The keyboard base adds a full-size USB 3.0 port that can also charge a phone. The tablet has its own speakers; when it's attached to the keyboard, it uses the keyboard's two speakers instead. The Click uses DTS Studio Sound technology, but to my ears the audio was on the thin and shrill side, particularly for music, no matter which pair of speakers I was using.
From its 5mm hard drive that uses advanced power management techniques, to the low-voltage CPU and graphics accelerator (which consumes less than 4 watts total), the Click has been designed to use a minimum of power. As a result, it doesn't have a cooling fan. I found that this passive approach to cooling not only made for a quieter experience, but saved on battery usage as well.
The tablet and keyboard each have a separate 3,300mAh battery and power input. When the two parts are mated, the tablet is charged first and the keyboard's battery is drained first, increasing the chances that the tablet will be charged and ready when you need it.
With two batteries, knowing how much power is available can be confusing. Toshiba solves this by showing the average of the two cells if you hover over the Windows task tray battery icon. Click on the icon and the individual charge level of each battery is shown.
In my tests, the tablet's battery ran on its own for 3 hours and 43 minutes of intensive usage, constantly playing HD videos from a USB key. Together, the tablet and keyboard combined for a reasonable 6 hours and 19 minutes of run time using the same test, which is better than most traditional laptops. It means that, under normal usage, it should last a full day without needing a charge.
After using the Click for a week at the office, at home and on train rides in between, I really appreciated its flexibility. For instance, I could curl up on the couch with the tablet alone to play on the Web, watch a movie or read the digital news. With the keyboard in place I could create a presentation or respond to the night's accumulated email.
The price to pay for this flexibility, unfortunately, is performance. If you plan to use it mainly as a laptop, prepare for some slowdowns -- the Click scored 433.4 on PassMark's PerformanceTest 8, about half as much as a similarly priced budget touch-screen laptop, the Asus VivoBook V400CA, which scored 915.9. (Unfortunately, I don't have scores available for the Asus Transformer Book TX300, the other 13.3-in. convertible presently on sale.)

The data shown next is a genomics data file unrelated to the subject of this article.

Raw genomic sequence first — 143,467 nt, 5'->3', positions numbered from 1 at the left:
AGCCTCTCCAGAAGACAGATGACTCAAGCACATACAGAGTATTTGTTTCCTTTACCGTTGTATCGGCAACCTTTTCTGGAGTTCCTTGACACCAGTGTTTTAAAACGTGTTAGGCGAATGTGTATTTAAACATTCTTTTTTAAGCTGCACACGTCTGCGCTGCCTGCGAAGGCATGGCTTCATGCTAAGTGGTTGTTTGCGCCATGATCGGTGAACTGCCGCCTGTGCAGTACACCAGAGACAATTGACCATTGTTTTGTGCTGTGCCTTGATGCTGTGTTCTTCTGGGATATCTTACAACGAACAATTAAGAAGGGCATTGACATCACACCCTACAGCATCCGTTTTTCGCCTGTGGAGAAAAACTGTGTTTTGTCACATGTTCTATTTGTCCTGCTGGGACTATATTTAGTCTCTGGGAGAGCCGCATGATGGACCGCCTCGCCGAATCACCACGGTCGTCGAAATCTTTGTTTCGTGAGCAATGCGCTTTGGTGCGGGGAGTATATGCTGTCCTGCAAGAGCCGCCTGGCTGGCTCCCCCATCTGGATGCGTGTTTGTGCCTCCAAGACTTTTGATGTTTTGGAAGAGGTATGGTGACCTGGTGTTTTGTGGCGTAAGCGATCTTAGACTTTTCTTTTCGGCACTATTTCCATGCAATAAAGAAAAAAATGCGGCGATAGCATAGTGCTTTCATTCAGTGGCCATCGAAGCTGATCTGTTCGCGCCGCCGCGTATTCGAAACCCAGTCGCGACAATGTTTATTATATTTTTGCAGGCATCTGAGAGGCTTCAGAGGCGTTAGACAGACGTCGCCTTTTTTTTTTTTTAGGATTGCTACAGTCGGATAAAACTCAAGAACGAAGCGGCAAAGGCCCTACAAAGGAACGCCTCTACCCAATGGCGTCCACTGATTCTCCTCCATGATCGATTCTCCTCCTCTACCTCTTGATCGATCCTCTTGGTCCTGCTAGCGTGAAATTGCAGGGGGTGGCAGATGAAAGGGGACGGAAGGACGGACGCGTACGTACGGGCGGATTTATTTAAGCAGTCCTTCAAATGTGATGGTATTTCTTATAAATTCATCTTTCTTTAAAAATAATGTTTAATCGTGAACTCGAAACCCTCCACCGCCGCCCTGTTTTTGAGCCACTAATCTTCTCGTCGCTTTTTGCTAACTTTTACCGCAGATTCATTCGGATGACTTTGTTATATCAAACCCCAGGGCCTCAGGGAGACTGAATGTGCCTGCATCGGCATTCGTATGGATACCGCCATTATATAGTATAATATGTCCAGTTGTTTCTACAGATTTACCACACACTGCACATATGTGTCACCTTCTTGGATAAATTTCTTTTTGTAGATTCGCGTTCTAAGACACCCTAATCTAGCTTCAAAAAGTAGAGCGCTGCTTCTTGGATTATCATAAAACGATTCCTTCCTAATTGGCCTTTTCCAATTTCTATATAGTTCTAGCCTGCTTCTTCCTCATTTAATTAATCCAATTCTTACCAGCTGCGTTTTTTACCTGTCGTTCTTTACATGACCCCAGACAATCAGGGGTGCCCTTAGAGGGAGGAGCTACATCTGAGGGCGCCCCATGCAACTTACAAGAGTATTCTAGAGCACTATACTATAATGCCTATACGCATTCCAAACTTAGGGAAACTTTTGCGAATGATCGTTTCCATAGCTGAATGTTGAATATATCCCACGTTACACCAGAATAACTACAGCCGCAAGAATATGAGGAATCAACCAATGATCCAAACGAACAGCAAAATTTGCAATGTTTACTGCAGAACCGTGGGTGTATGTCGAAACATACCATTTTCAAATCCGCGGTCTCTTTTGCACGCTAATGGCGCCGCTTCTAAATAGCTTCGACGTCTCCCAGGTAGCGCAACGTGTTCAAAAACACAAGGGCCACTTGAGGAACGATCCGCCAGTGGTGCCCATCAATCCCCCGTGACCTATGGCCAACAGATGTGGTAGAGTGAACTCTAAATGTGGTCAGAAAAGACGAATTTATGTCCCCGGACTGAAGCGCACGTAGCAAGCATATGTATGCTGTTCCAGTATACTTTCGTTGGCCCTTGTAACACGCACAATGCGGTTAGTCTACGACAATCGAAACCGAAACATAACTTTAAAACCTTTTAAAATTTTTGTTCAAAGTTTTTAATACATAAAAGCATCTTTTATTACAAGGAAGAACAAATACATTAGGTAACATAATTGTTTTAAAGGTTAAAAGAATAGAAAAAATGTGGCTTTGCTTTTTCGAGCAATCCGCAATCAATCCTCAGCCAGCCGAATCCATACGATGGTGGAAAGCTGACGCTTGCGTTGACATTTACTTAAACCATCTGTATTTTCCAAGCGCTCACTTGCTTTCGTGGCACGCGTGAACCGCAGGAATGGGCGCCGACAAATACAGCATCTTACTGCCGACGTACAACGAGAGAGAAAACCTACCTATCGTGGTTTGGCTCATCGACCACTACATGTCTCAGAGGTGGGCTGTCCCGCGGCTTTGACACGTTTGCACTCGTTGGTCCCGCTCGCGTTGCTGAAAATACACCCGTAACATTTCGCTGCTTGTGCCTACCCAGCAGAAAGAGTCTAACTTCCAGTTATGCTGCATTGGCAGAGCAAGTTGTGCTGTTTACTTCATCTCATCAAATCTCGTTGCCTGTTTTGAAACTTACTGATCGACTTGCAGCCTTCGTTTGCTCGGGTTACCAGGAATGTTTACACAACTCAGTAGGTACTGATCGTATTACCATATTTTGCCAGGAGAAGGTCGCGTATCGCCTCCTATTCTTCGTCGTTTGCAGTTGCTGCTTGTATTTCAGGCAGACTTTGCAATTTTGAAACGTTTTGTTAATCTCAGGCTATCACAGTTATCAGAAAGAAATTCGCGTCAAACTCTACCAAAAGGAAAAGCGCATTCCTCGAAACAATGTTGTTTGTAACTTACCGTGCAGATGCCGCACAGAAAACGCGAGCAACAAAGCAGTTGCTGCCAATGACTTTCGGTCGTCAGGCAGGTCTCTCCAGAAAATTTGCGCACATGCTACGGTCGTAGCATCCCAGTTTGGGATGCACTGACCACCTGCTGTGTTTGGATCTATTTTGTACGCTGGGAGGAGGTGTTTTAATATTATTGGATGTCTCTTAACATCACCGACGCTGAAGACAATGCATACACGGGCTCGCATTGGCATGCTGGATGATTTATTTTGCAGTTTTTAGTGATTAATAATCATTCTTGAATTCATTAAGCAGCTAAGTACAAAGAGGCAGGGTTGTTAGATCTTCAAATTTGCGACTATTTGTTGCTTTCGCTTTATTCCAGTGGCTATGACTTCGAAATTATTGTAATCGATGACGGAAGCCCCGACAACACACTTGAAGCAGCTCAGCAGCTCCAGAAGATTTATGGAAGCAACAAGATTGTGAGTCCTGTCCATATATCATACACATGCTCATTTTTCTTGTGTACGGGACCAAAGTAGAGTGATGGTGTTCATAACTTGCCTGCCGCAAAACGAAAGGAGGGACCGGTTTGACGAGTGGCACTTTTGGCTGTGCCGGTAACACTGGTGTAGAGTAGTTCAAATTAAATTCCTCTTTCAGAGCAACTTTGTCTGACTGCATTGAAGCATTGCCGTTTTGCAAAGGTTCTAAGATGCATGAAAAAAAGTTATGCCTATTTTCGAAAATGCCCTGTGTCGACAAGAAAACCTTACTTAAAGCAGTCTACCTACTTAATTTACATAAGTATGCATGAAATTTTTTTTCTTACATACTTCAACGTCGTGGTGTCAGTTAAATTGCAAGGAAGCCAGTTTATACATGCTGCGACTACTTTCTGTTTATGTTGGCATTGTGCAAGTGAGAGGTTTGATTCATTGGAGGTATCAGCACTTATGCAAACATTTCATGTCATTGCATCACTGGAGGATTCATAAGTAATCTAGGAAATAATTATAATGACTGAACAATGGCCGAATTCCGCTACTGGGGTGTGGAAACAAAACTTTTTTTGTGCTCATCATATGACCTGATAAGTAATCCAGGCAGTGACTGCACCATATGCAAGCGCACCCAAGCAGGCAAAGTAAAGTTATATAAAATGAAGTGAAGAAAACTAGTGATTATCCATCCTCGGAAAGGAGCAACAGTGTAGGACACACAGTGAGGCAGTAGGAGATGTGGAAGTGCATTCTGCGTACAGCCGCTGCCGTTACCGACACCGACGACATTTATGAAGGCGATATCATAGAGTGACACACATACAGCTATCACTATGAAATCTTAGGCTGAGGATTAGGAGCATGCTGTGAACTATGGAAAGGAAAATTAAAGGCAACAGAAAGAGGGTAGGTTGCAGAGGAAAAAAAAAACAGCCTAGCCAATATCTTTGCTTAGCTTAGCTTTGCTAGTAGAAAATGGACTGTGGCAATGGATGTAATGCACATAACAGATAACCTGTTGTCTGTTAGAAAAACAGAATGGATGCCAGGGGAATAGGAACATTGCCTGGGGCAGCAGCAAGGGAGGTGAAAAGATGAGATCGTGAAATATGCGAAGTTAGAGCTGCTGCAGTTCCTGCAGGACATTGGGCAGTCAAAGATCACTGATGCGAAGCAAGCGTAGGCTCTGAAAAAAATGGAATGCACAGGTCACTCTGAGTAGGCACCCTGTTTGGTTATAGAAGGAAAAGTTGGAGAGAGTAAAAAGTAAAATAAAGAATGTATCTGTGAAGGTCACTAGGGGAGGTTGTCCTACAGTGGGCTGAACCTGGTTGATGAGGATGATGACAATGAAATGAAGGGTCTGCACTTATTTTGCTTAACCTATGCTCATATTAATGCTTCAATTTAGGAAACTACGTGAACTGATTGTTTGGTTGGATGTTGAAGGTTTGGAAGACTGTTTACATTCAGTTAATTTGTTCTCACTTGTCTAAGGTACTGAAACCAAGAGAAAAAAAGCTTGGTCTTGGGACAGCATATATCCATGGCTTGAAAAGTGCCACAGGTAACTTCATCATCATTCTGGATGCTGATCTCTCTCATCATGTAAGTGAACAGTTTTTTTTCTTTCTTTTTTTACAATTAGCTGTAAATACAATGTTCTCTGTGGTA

At a Glance
ToshibaPrice: $600Pros: Inexpensive, snap-on keyboard, two independent batteries, slim tablet, no fanCons: Heavy for its class, slow performance, can be difficult to snap the tablet onto the base
In fact, I found that, while the Click was fine for casual Web journeys, email and online videos, there were several instances where, because I was using several programs at once, it became unresponsive for a few seconds and delivered choppy audio.
In the final analysis, the Click's large screen may not be perfect, but it isn't bad, and it does provide another approach to tablet computing. The system's ability to go between a tablet and a laptop trumps its low performance potential. In my experience, it's an improvement over pairing a tablet with a wireless keyboard -- and the Click has the advantage of the extra battery inside its keyboard.
Households that want a large tablet that can be turned into a laptop for a reasonable price should definitely check out the Click. However, if you need more computing power and have a bigger budget, you may be better off with a higher-end convertible -- or just with a separate tablet and Ultrabook.
This article, Toshiba Satellite Click: A large tablet/laptop for $600, was originally published at Computerworld.com.
Brian Nadel is a frequent contributor to Computerworld and the former editor in chief of Mobile Computing & Communications magazine.
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This story, "Toshiba Satellite Click: A large tablet/laptop for $600" was originally published by Computerworld.